If you are a reader who refuses to read YA novels, then don’t let the moniker put you off with this one. This book has a young character named Nate in it, who soon makes you forget all about genre and labels. The novel opens with a prologue. The main character Nate is eleven years old. He is out in the bush with his father Dec and his friends. The little group has a gun and they are planning to shoot, anything that they can. When they stumble across a group of goats. Dec gives the gun to Nate and tells him to shoot. But Nate doesn’t want to. This opening prologue is a metaphor for Nate and his life. He does not want to end up like his father and his friends. His refusing to shoot the goat, is his refusing to follow in the footsteps of his father, but as you will find out, life has stacked the deck against him.
Nate, now sixteen, lives in a town called Bairstal. There are no jobs, no entertainment, nothing to do apart from go to the youth centre which is on the verge of being shut down. Nate has already applied for hundreds of jobs but most of them do not even take the time to send a rejection letter back. Nate is highly intelligent, intelligent enough to see that his future looks bleak. Nate lives in a tiny apartment with his father Dec, whose job requirements are drinking at the pub and playing the pokies all day and then come home and argue with his stepmother all night. Nate has two stepbrothers, twins, Jake, three years old and turning into Dec before Nate’s eyes, and Otis, who may be mentally slow. Nate’s father has never actually hit him, but the hint of physical domestic abuse shrouds the narrative. I found myself waiting for the page where it happens, and who Dec would hit first. Nate doesn’t sleep in his bedroom because his father uses it to grow his hydroponic cannabis, for medicinal purposes of course.
Nate hangs out everyday with his best friend Merrick, who pretends to be stupid or slow, but is in fact a straight A student. It doesn’t pay to be too intelligent in Bairstal, it tends to get you beaten up. Nate’s English teacher, Mr Reid is quite aware of Nate’s intelligence and works away at him furtively trying to help him reach his potential. In fact, the relationship between teacher and student is quite a highlight of the book, their conversations and arguments extremely entertaining. The note that Nate leaves Mr Reid when he is sent from the room for sneezing gives us an impression of just how intelligent Nate is. But his raw intelligence needs to be tempered with education and this is what Mr Reid is attempting to achieve. Nate must escape this life. He must escape or be trapped in the same prison his father inhabits. His father, just like Sisyphus and his boulder, goes to the pub every day, sinks all his money into the pokies or horses trying to win big, just to lose it all and return the next day to the same task. This is the future that Nate must escape. The question is how to do it. This is a great book. 4.5 Stars!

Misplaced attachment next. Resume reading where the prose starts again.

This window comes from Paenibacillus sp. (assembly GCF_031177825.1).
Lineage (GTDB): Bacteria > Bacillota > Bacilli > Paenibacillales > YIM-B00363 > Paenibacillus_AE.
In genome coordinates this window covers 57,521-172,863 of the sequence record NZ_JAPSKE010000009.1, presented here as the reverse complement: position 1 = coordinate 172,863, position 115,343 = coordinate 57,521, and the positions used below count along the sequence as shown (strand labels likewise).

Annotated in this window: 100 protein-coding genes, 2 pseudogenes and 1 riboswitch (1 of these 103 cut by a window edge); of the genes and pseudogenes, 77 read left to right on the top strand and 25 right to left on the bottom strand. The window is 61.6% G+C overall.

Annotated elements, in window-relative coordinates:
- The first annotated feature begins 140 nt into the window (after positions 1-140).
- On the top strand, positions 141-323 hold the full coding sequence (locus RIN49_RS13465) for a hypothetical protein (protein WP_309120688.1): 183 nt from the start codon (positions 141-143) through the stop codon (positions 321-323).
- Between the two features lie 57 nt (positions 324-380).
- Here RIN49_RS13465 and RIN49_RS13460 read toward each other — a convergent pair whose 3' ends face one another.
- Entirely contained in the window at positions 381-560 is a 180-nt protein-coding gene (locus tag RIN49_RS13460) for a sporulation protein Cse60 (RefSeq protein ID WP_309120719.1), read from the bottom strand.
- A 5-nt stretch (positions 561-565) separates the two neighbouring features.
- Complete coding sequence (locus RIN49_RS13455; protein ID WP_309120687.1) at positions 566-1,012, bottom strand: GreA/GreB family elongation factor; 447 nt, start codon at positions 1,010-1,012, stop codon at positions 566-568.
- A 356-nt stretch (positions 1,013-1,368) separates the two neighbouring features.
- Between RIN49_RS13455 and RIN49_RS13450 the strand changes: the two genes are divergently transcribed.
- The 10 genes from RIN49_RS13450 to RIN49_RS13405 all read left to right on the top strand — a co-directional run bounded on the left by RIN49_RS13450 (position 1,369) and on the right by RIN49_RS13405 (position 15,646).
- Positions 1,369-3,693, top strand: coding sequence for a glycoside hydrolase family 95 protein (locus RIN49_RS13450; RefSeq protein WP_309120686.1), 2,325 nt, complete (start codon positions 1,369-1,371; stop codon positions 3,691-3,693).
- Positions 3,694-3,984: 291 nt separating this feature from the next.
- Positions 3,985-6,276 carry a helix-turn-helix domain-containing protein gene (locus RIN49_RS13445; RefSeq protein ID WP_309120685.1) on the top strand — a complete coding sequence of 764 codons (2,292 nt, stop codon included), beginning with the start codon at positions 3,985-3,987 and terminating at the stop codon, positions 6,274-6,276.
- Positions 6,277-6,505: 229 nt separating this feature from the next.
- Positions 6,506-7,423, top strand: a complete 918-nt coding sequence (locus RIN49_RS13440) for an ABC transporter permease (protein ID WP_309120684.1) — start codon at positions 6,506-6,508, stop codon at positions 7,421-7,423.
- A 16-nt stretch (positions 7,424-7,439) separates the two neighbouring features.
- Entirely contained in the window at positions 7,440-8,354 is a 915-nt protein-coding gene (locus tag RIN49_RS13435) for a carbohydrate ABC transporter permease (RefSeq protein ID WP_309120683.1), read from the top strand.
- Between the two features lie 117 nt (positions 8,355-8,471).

Kudos go to Nate and another student discussing the poetry of Siegfried Sassoon, the war poet from Pat Barker’s Regeneration Trilogy. If you get the chance, read some of his poems. Especially “Suicide in the Trenches” - https://www.collinsbookblog.com/post/siegfried-sassoon
Vikkie Wakefield was born in Adelaide.
After high school, Vikki worked in banking, journalism, communications and graphic design. In 2009 she enrolled in TAFE's Advanced Diploma of Arts (Professional Writing) and found her voice. Her articles have been published in newspapers and magazines and she is an award-winning short story writer. Two of Vikki's short film scripts are currently in production.